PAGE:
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Linux file locking mechanisms - Flock, Lockf, and Fcntl
By Bri Hatch.

Summary: Multitasking operating systems can be prone to race conditions, but implementing proper file locking routines can prevent programming mistakes.

Ever had two processes attempt to access the same file at the same time? Unlike some older PC operating systems, Linux doesn't prevent this in any way. The Unix philosophy is to grant access to a file (assuming file permissions permit it) to an unlimited number of process.

This can easily lead to nasty problems. Say you had two mail clients running at the same time, and both tried to rewrite /var/mail/USER at the same time that your mail delivery agent[1] tried to add some new emails to the end. If they weren't programmed to play friendly, the result could be a horribly corrupted mail spool and loss of email messages.[2]

As you can guess, file locking can be very important in security-critical code as well. The last thing you'd want to happen is for one process to be logging to a file and have a second version wipe it out, or a program that stores temporary authentication tokens erase entries used by a separate process, or have two programs that add users to /etc/passwd write at the same time, resulting in corrupted or passwordless accounts.

If you're programming in C, there are several locking functions available to you.

flock(fd, operation)
Locks or unlocks an entire file. Doesn't work on NFS mounted filesystems, unfortunately. Available operations are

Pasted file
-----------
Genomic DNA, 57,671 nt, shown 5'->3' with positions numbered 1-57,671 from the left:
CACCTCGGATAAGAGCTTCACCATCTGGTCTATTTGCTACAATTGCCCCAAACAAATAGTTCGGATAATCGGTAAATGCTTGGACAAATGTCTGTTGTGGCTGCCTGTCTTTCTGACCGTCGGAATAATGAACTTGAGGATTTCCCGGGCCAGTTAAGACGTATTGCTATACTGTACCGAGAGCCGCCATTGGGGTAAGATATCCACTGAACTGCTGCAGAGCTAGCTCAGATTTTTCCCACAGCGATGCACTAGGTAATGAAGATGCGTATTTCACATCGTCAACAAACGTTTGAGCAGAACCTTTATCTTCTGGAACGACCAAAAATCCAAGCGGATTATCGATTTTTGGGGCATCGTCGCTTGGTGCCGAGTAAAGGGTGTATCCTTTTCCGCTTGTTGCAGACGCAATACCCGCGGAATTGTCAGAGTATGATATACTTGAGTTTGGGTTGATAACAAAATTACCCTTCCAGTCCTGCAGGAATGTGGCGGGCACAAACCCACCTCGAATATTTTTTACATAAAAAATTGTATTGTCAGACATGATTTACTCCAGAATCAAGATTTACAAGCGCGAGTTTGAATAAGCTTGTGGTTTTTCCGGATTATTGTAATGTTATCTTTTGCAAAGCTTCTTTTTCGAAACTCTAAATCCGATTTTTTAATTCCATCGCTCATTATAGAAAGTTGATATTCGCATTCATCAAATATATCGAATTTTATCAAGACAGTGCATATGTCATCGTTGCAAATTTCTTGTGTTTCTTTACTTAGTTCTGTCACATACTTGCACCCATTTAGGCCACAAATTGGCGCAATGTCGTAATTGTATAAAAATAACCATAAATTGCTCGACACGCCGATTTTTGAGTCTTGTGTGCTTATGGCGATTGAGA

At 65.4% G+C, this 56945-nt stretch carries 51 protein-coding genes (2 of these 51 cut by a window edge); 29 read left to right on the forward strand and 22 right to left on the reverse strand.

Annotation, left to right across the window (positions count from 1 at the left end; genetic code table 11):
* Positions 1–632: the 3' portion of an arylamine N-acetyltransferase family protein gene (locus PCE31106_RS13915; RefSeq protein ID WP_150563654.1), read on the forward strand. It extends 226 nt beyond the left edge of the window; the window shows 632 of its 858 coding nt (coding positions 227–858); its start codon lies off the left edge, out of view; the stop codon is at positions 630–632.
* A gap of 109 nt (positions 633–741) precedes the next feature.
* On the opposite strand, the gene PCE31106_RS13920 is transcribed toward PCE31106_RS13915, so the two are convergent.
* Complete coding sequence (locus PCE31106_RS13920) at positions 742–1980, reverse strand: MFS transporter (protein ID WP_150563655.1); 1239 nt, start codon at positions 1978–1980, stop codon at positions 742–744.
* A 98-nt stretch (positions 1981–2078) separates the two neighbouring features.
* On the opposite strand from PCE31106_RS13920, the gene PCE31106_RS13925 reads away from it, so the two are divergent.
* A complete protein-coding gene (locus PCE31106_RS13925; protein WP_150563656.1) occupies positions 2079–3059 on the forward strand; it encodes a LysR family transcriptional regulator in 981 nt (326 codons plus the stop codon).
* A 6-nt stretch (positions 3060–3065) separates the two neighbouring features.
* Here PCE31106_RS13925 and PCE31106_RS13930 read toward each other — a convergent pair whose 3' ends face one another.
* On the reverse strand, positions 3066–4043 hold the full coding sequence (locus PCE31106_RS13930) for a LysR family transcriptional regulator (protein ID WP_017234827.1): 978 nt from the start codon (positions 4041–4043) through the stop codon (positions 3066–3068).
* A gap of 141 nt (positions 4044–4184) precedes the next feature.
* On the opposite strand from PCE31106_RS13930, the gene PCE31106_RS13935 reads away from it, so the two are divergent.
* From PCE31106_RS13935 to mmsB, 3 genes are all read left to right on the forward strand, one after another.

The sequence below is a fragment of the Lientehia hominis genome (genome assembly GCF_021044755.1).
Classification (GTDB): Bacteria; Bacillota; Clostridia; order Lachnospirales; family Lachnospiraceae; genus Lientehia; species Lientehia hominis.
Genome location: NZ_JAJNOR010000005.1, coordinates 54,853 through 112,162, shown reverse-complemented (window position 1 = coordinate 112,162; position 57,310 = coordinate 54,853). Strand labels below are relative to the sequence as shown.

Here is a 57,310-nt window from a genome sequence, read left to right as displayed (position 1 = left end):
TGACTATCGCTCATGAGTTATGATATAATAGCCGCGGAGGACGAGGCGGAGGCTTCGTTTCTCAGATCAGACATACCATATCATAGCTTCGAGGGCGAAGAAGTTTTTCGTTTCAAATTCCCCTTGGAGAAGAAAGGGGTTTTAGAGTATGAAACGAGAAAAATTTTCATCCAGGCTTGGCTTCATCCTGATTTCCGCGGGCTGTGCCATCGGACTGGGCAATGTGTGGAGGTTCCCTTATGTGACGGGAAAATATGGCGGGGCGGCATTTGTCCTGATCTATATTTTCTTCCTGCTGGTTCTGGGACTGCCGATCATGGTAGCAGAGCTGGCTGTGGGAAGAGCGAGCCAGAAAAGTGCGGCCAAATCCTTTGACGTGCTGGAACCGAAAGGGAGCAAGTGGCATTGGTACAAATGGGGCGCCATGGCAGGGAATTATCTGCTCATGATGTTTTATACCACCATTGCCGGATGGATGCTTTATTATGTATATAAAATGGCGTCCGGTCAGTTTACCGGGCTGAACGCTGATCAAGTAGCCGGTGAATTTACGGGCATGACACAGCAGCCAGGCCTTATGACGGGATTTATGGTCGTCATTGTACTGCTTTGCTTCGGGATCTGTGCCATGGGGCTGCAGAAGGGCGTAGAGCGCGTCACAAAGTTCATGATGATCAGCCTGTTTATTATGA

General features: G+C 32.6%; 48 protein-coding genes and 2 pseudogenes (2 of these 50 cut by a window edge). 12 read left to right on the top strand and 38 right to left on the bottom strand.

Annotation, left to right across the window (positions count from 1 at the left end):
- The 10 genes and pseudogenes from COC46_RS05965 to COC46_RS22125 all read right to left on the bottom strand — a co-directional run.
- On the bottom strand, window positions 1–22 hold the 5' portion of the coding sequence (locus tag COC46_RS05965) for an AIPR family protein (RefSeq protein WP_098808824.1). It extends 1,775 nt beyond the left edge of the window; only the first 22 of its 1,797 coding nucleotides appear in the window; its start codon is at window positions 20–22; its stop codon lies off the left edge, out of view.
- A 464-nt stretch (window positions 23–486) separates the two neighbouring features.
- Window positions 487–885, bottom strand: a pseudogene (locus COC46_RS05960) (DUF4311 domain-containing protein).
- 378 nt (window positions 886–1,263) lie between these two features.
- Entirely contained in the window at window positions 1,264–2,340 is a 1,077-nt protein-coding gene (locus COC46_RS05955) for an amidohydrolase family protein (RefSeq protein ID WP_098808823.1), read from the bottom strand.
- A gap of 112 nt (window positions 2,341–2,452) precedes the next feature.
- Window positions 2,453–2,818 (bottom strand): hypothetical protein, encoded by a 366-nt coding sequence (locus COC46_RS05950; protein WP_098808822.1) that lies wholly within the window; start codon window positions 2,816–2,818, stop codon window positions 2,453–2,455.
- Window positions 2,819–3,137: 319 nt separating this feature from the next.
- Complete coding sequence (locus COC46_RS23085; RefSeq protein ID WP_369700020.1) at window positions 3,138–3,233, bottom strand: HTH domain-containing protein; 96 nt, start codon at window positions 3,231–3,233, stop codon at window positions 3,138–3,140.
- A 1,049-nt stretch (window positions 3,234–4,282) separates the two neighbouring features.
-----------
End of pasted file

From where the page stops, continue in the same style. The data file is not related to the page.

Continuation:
LOCK_SHCreate a shared lock
LOCK_EXCreate an exclusive lock
LOCK_UNRelease our lock
LOCK_NBDon't block when setting the lock. Return an error if the action cannot be completed.

lockf(fd, operation, offset)
Locks or unlocks the portion of the file after offset. Allows you to lock just trailing portions of the file, if desired. lockf is just a front end for fcntl. Arguments:

F_LOCKCreate an exclusive lock
F_TLOCKCreate an exclusive lock or return an error immediately
F_ULOCKRelease our lock
F_TESTTest if the file is locked by another process.[3]

fcntl(fd, command, struct flock );
fcntl offers you the most locking control. The flock structure details the beginning and end of the segment to lock. It has arguments analogous to those for lockf and can differentiate between read and write locks. (fcntl can do other things too, such as setting the close on exec flag, duplicating a file descriptor, and more.)

Most languages have similar functions. For example Perl uses the flock function, which may use flock, lockf, or fcntl under the hood.

Now naturally, the most important thing about these locking mechanisms is that any application that could be accessing the files in question must also use the same locking mechanism.[4] And this is unfortunately a problem when you don't control all the software in question. Next week I'll cover mandatory locking, which can provide guarenteed locks even when not all processes cooperate.


[1] For example mail.local, procmail, etc

[2] The maildir mailbox format was created for just this reason. A maildir mailbox is simply a set of directories, with each email message stored in a separate file. This setup allows simultaneous access to the mailbox without requiring any locking functions whatsoever, functioning even on remotely mounted filesystems.

[3] Of course, this is a potential race condition, because between the test and any action you take, another process may lock the file.

[4] I.E. flock vs {lockf,fcntl}.

Bri Hatch is Chief Hacker at Onsight, Inc and author of Hacking Linux Exposed and Building Linux VPNs. He likes to periodically delete /etc/passwd and /etc/shadow and reboot to enforce the ultimate Linux locking system. Bri can be reached at bri@hackinglinuxexposed.com.

Copyright Bri Hatch, 2003

This is the June 16, 2003 issue of the Linux Security: Tips, Tricks, and Hackery newsletter. If you wish to subscribe, visit http://lists.onsight.com/ or send email to Linux_Security-request@lists.onsight.com.

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